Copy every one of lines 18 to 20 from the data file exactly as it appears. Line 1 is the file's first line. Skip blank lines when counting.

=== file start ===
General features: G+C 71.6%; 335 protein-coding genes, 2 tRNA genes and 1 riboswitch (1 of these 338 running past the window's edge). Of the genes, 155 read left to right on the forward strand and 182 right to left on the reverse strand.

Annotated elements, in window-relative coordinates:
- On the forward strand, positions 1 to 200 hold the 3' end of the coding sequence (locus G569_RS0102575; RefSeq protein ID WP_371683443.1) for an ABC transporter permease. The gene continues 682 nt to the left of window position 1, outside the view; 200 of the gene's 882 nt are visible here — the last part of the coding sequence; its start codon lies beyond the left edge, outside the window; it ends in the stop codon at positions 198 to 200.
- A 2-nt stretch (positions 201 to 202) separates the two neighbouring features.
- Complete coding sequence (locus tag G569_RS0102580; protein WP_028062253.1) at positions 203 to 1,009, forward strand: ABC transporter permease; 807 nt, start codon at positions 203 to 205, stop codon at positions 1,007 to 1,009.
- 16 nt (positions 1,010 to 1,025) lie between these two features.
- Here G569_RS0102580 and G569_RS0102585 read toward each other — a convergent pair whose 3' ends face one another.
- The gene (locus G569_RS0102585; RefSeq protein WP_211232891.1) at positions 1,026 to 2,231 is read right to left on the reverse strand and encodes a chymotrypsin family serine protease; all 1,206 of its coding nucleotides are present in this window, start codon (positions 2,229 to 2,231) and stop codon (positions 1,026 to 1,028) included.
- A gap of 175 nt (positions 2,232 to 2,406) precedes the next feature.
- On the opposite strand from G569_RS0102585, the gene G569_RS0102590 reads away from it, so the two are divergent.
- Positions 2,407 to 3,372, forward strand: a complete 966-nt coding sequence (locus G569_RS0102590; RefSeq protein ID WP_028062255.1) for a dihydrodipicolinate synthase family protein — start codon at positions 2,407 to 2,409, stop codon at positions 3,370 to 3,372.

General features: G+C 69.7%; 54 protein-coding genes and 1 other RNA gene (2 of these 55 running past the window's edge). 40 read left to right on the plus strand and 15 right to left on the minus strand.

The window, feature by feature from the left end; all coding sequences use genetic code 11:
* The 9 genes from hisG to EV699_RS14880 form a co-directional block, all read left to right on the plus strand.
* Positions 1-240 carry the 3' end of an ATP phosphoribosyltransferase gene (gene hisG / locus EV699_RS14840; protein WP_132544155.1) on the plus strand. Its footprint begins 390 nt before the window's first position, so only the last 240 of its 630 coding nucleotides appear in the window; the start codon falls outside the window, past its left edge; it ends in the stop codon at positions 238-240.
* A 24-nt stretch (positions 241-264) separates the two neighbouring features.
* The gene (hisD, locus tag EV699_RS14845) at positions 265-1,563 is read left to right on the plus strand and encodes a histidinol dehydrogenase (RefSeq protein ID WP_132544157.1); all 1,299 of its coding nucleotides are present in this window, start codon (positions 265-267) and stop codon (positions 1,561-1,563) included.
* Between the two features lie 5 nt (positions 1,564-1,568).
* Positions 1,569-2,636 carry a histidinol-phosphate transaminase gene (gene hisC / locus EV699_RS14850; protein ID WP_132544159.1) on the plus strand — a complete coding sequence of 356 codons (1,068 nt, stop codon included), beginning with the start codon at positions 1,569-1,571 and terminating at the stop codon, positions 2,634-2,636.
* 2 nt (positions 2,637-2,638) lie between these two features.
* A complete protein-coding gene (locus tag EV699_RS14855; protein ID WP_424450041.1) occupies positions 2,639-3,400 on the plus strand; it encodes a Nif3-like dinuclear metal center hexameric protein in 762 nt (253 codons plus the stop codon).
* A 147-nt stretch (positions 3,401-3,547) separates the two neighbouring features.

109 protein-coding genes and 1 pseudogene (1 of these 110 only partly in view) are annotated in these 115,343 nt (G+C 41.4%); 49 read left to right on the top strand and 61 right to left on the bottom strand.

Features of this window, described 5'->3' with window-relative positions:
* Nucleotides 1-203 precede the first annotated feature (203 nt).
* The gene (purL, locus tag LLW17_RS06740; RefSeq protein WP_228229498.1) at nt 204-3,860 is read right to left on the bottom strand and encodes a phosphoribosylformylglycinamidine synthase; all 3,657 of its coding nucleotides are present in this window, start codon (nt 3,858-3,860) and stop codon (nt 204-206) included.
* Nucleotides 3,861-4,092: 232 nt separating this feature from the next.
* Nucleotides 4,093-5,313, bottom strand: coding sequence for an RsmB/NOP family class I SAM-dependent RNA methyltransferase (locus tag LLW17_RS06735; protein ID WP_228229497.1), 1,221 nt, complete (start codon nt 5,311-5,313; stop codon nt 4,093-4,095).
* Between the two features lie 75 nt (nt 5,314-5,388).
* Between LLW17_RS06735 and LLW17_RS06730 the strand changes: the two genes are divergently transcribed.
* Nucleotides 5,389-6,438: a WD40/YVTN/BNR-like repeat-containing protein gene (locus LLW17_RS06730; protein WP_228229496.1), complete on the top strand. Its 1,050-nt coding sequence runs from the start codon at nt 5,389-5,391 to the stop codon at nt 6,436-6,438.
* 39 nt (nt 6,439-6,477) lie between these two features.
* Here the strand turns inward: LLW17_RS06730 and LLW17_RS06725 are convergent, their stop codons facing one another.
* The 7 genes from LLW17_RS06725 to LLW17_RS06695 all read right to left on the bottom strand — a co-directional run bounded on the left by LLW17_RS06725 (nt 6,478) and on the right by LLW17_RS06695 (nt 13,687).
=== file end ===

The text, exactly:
* Between the two features lie 5 nt (positions 1,564-1,568).
* Positions 1,569-2,636 carry a histidinol-phosphate transaminase gene (gene hisC / locus EV699_RS14850; protein ID WP_132544159.1) on the plus strand — a complete coding sequence of 356 codons (1,068 nt, stop codon included), beginning with the start codon at positions 1,569-1,571 and terminating at the stop codon, positions 2,634-2,636.
* 2 nt (positions 2,637-2,638) lie between these two features.